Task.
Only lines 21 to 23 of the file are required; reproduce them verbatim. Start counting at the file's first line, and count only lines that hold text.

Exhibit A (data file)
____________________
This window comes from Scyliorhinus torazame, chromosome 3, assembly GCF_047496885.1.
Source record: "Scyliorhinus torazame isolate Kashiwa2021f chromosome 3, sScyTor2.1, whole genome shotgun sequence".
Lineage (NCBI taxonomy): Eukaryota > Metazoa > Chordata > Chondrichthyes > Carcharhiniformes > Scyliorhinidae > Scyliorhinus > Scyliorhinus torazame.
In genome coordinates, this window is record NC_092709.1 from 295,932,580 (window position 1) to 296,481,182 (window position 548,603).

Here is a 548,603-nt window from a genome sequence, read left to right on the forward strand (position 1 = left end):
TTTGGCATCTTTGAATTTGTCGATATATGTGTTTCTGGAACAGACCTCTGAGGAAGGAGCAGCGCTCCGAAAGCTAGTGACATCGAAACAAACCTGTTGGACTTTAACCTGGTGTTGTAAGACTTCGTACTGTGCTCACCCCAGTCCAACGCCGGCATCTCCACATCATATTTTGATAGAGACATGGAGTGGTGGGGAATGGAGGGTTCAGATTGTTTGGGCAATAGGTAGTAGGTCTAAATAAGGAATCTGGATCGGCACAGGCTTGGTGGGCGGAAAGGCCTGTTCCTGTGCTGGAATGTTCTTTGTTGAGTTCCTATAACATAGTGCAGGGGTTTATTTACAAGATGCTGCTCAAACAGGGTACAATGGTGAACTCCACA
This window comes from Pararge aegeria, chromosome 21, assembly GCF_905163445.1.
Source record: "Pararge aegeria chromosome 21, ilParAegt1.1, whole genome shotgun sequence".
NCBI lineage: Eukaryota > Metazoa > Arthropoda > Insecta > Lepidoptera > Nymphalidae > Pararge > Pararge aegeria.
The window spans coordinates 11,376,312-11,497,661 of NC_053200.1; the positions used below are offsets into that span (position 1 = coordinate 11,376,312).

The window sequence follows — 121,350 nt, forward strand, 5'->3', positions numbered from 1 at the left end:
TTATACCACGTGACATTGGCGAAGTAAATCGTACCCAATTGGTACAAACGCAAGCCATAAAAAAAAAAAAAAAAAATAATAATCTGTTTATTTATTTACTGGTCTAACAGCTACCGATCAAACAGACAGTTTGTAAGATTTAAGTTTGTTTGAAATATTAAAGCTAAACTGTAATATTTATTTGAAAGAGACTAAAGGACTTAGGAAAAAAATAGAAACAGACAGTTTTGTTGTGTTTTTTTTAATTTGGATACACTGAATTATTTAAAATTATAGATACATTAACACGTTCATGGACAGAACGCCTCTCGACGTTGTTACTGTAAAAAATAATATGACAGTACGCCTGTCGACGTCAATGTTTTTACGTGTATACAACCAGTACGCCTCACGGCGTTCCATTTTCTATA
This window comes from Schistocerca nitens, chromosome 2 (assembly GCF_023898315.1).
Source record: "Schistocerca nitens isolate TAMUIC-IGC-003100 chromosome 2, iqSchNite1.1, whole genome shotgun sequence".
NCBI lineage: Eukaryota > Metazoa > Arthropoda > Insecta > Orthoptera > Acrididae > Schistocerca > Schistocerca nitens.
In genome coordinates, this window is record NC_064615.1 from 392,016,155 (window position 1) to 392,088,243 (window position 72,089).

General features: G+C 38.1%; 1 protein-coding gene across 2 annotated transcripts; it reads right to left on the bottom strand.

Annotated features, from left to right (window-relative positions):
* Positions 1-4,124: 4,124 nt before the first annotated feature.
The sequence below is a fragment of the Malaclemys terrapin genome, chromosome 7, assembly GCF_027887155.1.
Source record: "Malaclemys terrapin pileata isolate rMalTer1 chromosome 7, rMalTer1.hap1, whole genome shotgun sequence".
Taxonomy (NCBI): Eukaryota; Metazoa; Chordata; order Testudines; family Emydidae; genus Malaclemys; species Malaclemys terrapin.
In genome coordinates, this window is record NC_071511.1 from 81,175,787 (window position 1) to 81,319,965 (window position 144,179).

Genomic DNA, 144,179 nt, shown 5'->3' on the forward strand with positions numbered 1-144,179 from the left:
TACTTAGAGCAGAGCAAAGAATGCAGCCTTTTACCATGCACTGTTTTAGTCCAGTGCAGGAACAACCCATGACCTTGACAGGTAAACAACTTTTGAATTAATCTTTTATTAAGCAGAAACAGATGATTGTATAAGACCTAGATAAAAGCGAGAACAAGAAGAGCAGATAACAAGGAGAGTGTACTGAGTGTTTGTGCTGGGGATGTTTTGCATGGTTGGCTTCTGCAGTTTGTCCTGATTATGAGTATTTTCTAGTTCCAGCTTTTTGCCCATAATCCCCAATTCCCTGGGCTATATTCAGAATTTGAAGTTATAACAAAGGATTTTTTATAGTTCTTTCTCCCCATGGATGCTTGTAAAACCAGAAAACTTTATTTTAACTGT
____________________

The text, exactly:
Source record: "Malaclemys terrapin pileata isolate rMalTer1 chromosome 7, rMalTer1.hap1, whole genome shotgun sequence".
Taxonomy (NCBI): Eukaryota; Metazoa; Chordata; order Testudines; family Emydidae; genus Malaclemys; species Malaclemys terrapin.
In genome coordinates, this window is record NC_071511.1 from 81,175,787 (window position 1) to 81,319,965 (window position 144,179).